The news isn’t just about who we are but who we could be, says Alain de Bot­ton

India Today - - LEISURE - By Kaveree Bamzai

As rev­o­lu­tion­ar­ies well know, if you want to change the men­tal­ity of a coun­try, you don’t head to the art gallery, the depart­ment of ed­u­ca­tion or the homes of fa­mous nov­el­ists; you drive the tanks straight to the nerve cen­tre of the body politic, the news HQ. It’s a good thing Alain de Bot­ton is not in In­dia. He’d be con­fused about which news chan­nel HQ he should send the rev­o­lu­tion­ar­ies to. That apart, de Bot­ton’s thought­ful anal­y­sis of The News is subti­tled A User’s Man­ual, and it re­ally is. The pop philoso­pher shows us how news has be­come “the sin­gle most sig­nif­i­cant force set­ting the tone of pub­lic life and shap­ing our im­pres­sions of the com­mu­nity be- yond our own walls” and yet how ap­pallingly lit­tle we know about how to con­sume it.

He may as well be talk­ing of In­dia as it is now with its rau­cous tele­vi­sion chan­nels, fierce news­pa­pers and still vi­brant news mag­a­zines in a plethora of lan­guages. If elec­tions are In­dia’s re­li­gion, news is its church, with its pul­pit thumpers, nutty evan­ge­lists and Sun­day School preach­ers. De­monised by politi­cians when it turns un­com­fort­able, the news is Tony Blair’s feral beast. Or if you be­lieve Arvind Ke­jri­wal, it is a cor­po­rate pet dog, slav­ishly fol­low­ing In­dia Inc’s agenda of want­ing to rule the world.

de Bot­ton is good to read not only be­cause he makes the reader sound more in­tel­li­gent—try sprin­kling a con­ver­sa­tion about the day’s head-

lines with idle chat­ter about per­spec­tive bor­rowed from Titian’s por­trait of Gero­lamo Bar­barigo and con­text from Tol­stoy’s Anna Karen­ina— but also be­cause he makes so­ci­ol­ogy fun. He also al­lows us to ap­pre­ci­ate the tragedy be­hind crime, the re­al­ity be­hind grim far­away news, and the se­ri­ous na­ture of­ten of our celebrity news. Stars are like us! Should we care? Yes, we should, says de Bot­ton, telling us why fame is as im­por­tant as as­pi­ra­tion in the mod­ern world. Which also ex­plains why, he tells us al­most slyly, ‘Duchess of Cam­bridge Due to Give Birth in July’ got 5.82 mil­lion hits on the BBC web­site and why ‘East DR Congo Faces Cat­a­strophic Hu­man­i­tar­ian Cri­sis’ got a mere 4,450 hits.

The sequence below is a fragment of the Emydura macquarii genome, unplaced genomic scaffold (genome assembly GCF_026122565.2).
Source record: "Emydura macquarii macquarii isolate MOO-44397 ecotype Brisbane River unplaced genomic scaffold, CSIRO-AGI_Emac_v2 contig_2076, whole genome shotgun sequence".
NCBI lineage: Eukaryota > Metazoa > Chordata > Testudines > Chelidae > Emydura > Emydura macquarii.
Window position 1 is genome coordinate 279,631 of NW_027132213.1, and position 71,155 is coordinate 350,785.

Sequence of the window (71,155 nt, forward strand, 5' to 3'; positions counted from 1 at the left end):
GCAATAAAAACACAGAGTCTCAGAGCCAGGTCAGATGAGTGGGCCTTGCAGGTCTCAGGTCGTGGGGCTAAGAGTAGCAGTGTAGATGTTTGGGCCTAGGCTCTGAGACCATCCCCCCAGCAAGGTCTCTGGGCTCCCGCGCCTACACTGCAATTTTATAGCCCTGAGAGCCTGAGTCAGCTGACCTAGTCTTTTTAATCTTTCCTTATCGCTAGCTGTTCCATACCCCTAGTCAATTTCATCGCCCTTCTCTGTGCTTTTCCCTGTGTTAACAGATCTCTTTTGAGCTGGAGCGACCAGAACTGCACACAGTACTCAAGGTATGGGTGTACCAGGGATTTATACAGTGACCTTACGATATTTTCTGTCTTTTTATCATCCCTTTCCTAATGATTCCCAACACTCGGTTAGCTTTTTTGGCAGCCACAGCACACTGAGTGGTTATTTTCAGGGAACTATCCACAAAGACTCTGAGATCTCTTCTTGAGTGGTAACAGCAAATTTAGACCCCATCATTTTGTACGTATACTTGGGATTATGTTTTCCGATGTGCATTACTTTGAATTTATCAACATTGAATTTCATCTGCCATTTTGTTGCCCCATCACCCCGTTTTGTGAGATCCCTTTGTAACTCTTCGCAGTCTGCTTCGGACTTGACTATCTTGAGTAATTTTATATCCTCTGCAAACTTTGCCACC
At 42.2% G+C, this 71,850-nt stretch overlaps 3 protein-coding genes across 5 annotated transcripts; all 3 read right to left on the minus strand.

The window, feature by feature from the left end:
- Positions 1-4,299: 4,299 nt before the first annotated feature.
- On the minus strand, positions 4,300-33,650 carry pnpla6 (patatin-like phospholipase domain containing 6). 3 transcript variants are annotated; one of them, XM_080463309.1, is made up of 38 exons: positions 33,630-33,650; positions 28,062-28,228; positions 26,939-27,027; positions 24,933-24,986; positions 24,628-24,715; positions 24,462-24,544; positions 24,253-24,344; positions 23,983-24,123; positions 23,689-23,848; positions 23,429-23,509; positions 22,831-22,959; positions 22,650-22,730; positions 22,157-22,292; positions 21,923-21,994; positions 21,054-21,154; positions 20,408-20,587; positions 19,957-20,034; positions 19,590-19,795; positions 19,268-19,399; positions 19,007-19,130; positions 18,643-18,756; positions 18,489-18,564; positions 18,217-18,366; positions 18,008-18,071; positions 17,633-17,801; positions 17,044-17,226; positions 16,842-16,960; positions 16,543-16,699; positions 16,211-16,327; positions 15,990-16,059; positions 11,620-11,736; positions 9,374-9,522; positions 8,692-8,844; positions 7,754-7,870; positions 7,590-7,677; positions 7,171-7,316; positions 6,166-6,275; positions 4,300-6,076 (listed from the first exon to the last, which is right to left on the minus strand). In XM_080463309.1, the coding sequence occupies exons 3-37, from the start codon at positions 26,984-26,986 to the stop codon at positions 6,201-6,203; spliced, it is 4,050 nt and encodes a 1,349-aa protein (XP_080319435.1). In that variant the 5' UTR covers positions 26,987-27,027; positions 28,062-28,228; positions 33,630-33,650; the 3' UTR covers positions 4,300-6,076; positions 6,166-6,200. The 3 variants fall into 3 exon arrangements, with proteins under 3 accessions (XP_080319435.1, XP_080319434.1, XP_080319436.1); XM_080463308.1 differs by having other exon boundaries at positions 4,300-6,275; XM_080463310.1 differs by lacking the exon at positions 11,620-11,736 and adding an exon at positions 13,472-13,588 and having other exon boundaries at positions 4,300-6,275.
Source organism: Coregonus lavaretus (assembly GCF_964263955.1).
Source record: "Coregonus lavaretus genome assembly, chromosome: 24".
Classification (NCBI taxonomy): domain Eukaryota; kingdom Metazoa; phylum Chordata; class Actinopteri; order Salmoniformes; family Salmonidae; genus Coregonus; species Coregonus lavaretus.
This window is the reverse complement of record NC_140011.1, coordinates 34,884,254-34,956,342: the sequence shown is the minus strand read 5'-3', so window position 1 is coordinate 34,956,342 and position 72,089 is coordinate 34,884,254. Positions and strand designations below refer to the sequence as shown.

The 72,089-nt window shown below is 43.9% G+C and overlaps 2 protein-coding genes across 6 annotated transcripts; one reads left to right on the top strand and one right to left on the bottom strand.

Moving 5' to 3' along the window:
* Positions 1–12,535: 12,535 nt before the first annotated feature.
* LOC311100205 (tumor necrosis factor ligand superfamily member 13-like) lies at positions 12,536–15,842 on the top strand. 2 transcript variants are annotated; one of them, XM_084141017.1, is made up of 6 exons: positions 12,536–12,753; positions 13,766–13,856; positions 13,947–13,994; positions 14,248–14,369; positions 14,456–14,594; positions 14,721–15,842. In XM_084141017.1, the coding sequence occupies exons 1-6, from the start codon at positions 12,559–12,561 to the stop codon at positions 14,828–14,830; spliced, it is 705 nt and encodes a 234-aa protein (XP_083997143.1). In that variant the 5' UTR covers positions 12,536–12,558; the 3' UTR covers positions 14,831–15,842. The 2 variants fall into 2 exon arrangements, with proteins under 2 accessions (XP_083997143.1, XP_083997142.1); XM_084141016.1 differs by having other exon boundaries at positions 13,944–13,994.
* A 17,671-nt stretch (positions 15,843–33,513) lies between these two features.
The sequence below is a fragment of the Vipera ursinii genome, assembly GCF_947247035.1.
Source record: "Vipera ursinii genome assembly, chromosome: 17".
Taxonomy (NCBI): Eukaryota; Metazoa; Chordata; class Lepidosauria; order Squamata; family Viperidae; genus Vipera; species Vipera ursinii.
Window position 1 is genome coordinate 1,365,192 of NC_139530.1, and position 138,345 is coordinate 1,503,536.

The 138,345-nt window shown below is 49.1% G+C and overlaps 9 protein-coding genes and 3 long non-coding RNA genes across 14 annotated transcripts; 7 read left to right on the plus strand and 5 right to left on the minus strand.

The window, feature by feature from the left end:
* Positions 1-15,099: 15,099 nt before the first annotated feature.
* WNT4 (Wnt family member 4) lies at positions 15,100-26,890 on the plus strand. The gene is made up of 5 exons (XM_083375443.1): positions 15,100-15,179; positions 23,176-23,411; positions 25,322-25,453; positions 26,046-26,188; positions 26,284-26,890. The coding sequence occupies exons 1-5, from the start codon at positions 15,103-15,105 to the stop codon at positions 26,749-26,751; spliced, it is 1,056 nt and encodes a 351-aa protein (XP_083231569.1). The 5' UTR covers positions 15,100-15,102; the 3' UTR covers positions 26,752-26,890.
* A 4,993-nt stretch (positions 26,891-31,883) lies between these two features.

It is a book that ev­ery politi­cian who rails against the me­dia should read. de Bot­ton ar­gues that the me­dia should treat it­self not like an ex­tended crime branch or a tax of­fice but a govern­ment in ex­ile, de­mand­ing from those in power the same stan­dards it ap­plies to it­self—take that, Kapil Sibal. de Bot­ton em­pha­sises the role of cul­tural jour­nal­ism as a trained prac­ti­tioner of mass ther­apy and in­sists that a per­fect news ser­vice should not just tell a na­tion of the eco­nomic prin­ci­ples that gov­ern it but the Utopia it should aim at.


de Bot­ton re­stores to the reader the thrilling­ness of the whole en­ter­prise of find­ing out who did what to whom and why. It tells us we are not just empty pur­vey­ors of gos­sip or ob­sessed ad­dicts of num­bers but cit­i­zens try­ing to make the best of a world we have in­her­ited. It makes us feel good about our­selves, even when we are an­gry. “The news,” writes de Bot­ton, “should help us in mourn­ing the twisted na­ture of man and rec­on­cil­ing so to the dif­fi­culty of be­ing able to imag­ine per­fec­tion while still not man­ag­ing to se­cure it.”

It should also help us in ap­pre­ci­at­ing what is good be­cause we are not just about a “sev­ered hand; a mu­ti­lated grand­mother, three dead girls in a base­ment, em­bar­rass­ment for a min­is­ter, tril­lions of debt, a dou­ble sui­cide at the rail­way sta­tion and a fa­tal five car crash by the coast”.

In de Bot­ton’s world, jour­nal­ists are not just paid me­dia, to be abused when they don’t con­form to ex­pected no­tions of good pub­lic be­hav­iour, and used when con­ve­nient. They are part chemists, part ther­a­pists, part li­brar­i­ans and part cu­ra­tors, de­scrib­ing, analysing and reporting the world we live in. de Bot­ton trav­els to Sudan in the book to tell us why the reporting of for­eign news need not be pro­saic. In a week that BJP has un­leashed its prime min­is­te­rial can­di­date in the field in Varanasi, pol­i­tics in In­dia is light years away from be­ing pre­dictable.

THE NEWS: A User’s Man­ual by Alain de Bot­ton Hamish Hamil­ton Price: RS 699 Pages: 267

Newspapers in English

Newspapers from India

© PressReader. All rights reserved.